Reporting on a 1919 meeting of the Women’s Freedom Congress used the headline “bobbed hair and maiden names for wives!”– exclamation point and all.
…an impassioned please by Fola La Follette that all women retain their maiden names after marriage. Miss La Follette, who has retained her individuality by refusing to be known by the name of her husband, George Middleton, doesn’t seem to have much use for men anyway. She explained with pathetic earnestness that if as a spinster you had made a name for yourself in any profession, that name, being an asset in the economic world, should surely be retained after marriage.
This decade, about 22% of American women keep their maiden name after marriage.
The author also had some choice words about the conference attendees’ looks, from their hairstyles to their faces:
Mixed in with the usual bobbed-hair types (oh, but the ugly ones are more ugly for the bobbing!) and the aforementioned uplifters were some clear cut, gentle faces — women with that air of fine bearing and breeding which rarely if ever is found in the militant type. Charming are the agitators as a rule, and the sincere ones among them courageous, and fine in their way; but gentle — never! What then were these gentlewomen doing in this assembly?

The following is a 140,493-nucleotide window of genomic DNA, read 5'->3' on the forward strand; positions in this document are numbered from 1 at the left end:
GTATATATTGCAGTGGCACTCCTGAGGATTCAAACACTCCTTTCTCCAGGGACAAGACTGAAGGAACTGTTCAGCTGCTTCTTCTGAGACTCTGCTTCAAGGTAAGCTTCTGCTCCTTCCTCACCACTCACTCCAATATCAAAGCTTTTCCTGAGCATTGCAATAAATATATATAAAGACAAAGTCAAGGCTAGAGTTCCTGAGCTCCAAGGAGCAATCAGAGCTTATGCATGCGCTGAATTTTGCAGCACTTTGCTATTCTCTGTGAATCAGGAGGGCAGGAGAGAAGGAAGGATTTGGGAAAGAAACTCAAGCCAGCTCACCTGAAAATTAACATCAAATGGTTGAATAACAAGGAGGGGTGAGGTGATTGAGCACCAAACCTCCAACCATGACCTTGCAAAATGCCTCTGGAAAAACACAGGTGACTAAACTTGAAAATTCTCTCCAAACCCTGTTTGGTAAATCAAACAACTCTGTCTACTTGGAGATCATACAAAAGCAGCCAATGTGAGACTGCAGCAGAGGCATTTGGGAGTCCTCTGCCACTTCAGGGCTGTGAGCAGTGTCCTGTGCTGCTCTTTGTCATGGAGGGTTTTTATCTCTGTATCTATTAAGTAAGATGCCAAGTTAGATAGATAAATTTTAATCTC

Needless to say, it’s impossible to imagine any respectable news outlet today commenting on women’s looks in such a manner at a political event, rather than a fashion event or awards show.
Bobbed Hair and Maiden Names for Wives!: That Might Be Adopted as the Slogan of the New Freedom for Women, if a Recent Meeting in New York is to be a Criterion
Published: Sunday, March 30, 1919
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